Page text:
As I’ve alluded to above, Brainstorming shouldn’t be just a one time event, it should be a three part process of Preparation, Brainstorming, and Follow-Up.  (Incidentally, all three of the phases usually include some type of brainstorming :) )

Do you have any rules that you follow when brainstorming?





Posted in Best Practices, brainstorming, Creative Thinking Techniques, creativity, culture of innovation, idea generation, innovation, Innovation Tools, problem solving, Traditional Brainstorming, Workplace Creativity, ZenStorming | Tagged: , , , , , , , , , , , , , | Leave a Comment »

Swimming in Wonderful Robin Williams Streams of Consciousness

Posted by Plish on August 21, 2014

When I conduct brainstormings (and even when I’m looking for ideas) I find that one of the biggest enemies is the internal censor that each of us has.  I’m sure you’ve succumbed to that voice.

You come up with an idea and before you’ve even spent time examining it, you’ve jettisoned the thought:

“That’s stupid!”

“That’ll never work!”

“How could I have thought that?”

“That thought came out of me? No one can ever know I thought THAT!”

One of the amazing gifts that Robin Williams had was his ability to turn off the censor.  He trusted himself, and even when riffing with others, he allowed himself to follow the promptings of lesser ideas knowing that greater ideas were coming. The results were nothing short of astounding and amazingly hilarious.  While Williams’ verbal stream didn’t seem to even afford him time to breathe, his audience couldn’t breathe because they were laughing so hard.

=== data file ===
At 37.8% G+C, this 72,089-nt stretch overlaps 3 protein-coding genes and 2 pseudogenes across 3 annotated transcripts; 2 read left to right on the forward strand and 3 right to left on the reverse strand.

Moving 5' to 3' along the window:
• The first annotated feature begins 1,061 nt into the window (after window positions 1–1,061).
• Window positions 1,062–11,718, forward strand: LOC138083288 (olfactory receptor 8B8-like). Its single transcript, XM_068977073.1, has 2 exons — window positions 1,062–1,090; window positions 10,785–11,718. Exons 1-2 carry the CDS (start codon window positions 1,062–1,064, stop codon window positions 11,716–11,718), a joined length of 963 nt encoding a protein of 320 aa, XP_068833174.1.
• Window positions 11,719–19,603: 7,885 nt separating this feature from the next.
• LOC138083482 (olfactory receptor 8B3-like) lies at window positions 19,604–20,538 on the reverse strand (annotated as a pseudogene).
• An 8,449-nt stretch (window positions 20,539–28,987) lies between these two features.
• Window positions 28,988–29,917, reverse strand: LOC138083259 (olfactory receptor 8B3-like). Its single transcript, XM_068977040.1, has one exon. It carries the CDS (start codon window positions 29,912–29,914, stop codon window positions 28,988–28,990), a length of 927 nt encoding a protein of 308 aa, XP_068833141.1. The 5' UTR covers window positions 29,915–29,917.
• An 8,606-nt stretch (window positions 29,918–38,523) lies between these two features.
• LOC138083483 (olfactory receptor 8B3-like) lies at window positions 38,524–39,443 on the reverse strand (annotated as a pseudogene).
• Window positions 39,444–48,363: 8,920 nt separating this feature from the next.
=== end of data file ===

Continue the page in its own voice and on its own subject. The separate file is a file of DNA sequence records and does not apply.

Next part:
In the world of comedy, following the stream of consciousness is considered acceptable because, well, it’s comedy.  However, in the corporate world, such thinking is considered out of place, too bold, not politically correct – perhaps even offensive.

Unfortunately, when the censor kicks in, creativity, and perhaps the next seed of a groundbreaking innovation, gets kicked out.

People have a tendency to think that those ideas judged as ‘bad’ or ‘improper’ should just be jettisoned and forgotten.  Yes, not all ideas are ready for prime time; however these ideas are essential to the creative process – a process that builds upon that which came before.  Ignore what comes before and there’s nothing to build upon.

Robin Williams lived this brilliantly.  Not everything that Robin said was earth-shatteringly funny, but just around the corner, rest assured, mirth was imminent.

Creative thought in the corporate world follows the same process.  Not every idea is worthy of patent or should be invested in.  But, if the ideas are built upon, eventually, things will come together in a wonderful way.

So, how do we train ourselves to be creative in this way?


Listen to all ideas as they bubble up!  Things pop up for a reason!!  Write everything down. Sketch!  Play with the ideas!